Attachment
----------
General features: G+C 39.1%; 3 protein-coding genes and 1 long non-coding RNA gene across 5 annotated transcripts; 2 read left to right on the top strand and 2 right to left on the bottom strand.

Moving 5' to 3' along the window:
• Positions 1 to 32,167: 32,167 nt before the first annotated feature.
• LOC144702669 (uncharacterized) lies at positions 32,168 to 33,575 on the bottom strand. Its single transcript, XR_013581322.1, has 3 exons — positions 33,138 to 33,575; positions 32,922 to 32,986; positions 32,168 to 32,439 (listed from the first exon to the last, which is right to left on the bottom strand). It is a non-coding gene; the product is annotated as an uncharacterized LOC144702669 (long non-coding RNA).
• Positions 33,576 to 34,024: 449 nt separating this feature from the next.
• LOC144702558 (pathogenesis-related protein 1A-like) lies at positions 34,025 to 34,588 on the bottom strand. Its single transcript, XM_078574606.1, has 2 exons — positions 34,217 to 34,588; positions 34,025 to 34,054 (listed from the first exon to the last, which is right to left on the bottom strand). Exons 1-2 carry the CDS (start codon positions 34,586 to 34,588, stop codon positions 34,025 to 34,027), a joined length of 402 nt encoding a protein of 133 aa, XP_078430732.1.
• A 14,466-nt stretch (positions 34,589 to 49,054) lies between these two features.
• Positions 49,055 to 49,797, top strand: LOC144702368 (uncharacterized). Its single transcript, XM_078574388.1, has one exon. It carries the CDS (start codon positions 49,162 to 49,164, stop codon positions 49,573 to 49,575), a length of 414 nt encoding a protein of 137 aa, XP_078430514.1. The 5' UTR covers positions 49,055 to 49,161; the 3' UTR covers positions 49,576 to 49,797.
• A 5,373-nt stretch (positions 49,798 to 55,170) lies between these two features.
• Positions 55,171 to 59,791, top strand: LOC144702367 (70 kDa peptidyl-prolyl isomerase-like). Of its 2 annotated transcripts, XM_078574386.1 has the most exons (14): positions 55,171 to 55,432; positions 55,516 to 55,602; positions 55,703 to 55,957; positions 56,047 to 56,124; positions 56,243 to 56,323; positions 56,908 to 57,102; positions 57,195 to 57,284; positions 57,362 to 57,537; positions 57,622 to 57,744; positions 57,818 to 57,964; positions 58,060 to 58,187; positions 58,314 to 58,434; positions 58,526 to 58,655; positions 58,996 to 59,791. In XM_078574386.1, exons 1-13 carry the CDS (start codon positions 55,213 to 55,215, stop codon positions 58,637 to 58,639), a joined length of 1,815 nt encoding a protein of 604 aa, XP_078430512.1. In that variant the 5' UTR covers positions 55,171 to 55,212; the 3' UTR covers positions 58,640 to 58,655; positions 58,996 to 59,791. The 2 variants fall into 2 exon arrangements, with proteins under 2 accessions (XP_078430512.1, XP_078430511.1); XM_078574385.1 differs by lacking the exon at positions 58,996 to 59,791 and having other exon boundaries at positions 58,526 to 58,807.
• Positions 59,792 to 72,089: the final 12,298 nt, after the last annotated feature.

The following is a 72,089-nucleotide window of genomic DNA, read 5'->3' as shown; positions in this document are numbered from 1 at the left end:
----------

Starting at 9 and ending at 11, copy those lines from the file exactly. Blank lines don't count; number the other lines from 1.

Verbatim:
• A 5,373-nt stretch (positions 49,798 to 55,170) lies between these two features.
• Positions 55,171 to 59,791, top strand: LOC144702367 (70 kDa peptidyl-prolyl isomerase-like). Of its 2 annotated transcripts, XM_078574386.1 has the most exons (14): positions 55,171 to 55,432; positions 55,516 to 55,602; positions 55,703 to 55,957; positions 56,047 to 56,124; positions 56,243 to 56,323; positions 56,908 to 57,102; positions 57,195 to 57,284; positions 57,362 to 57,537; positions 57,622 to 57,744; positions 57,818 to 57,964; positions 58,060 to 58,187; positions 58,314 to 58,434; positions 58,526 to 58,655; positions 58,996 to 59,791. In XM_078574386.1, exons 1-13 carry the CDS (start codon positions 55,213 to 55,215, stop codon positions 58,637 to 58,639), a joined length of 1,815 nt encoding a protein of 604 aa, XP_078430512.1. In that variant the 5' UTR covers positions 55,171 to 55,212; the 3' UTR covers positions 58,640 to 58,655; positions 58,996 to 59,791. The 2 variants fall into 2 exon arrangements, with proteins under 2 accessions (XP_078430512.1, XP_078430511.1); XM_078574385.1 differs by lacking the exon at positions 58,996 to 59,791 and having other exon boundaries at positions 58,526 to 58,807.
• Positions 59,792 to 72,089: the final 12,298 nt, after the last annotated feature.